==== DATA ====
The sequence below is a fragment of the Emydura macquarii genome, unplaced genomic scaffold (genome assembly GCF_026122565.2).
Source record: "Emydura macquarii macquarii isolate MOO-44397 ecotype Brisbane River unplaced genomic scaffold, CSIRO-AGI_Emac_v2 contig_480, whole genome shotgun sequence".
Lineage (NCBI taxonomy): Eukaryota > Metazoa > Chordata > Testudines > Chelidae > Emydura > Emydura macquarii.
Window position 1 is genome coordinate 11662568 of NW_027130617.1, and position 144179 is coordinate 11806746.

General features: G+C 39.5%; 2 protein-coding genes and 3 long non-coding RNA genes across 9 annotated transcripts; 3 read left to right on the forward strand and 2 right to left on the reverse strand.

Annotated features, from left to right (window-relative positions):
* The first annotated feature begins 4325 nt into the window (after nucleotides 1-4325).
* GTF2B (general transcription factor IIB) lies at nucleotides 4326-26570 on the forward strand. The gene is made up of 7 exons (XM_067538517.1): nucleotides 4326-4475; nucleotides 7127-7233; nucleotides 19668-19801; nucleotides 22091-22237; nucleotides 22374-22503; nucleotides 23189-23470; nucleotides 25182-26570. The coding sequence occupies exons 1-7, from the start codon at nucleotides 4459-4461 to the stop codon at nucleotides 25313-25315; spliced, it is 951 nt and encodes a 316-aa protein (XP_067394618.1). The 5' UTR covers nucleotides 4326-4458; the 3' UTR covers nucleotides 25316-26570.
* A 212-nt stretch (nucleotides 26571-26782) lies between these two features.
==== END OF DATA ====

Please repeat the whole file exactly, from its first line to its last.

The sequence below is a fragment of the Emydura macquarii genome, unplaced genomic scaffold (genome assembly GCF_026122565.2).
Source record: "Emydura macquarii macquarii isolate MOO-44397 ecotype Brisbane River unplaced genomic scaffold, CSIRO-AGI_Emac_v2 contig_480, whole genome shotgun sequence".
Lineage (NCBI taxonomy): Eukaryota > Metazoa > Chordata > Testudines > Chelidae > Emydura > Emydura macquarii.
Window position 1 is genome coordinate 11662568 of NW_027130617.1, and position 144179 is coordinate 11806746.

General features: G+C 39.5%; 2 protein-coding genes and 3 long non-coding RNA genes across 9 annotated transcripts; 3 read left to right on the forward strand and 2 right to left on the reverse strand.

Annotated features, from left to right (window-relative positions):
* The first annotated feature begins 4325 nt into the window (after nucleotides 1-4325).
* GTF2B (general transcription factor IIB) lies at nucleotides 4326-26570 on the forward strand. The gene is made up of 7 exons (XM_067538517.1): nucleotides 4326-4475; nucleotides 7127-7233; nucleotides 19668-19801; nucleotides 22091-22237; nucleotides 22374-22503; nucleotides 23189-23470; nucleotides 25182-26570. The coding sequence occupies exons 1-7, from the start codon at nucleotides 4459-4461 to the stop codon at nucleotides 25313-25315; spliced, it is 951 nt and encodes a 316-aa protein (XP_067394618.1). The 5' UTR covers nucleotides 4326-4458; the 3' UTR covers nucleotides 25316-26570.
* A 212-nt stretch (nucleotides 26571-26782) lies between these two features.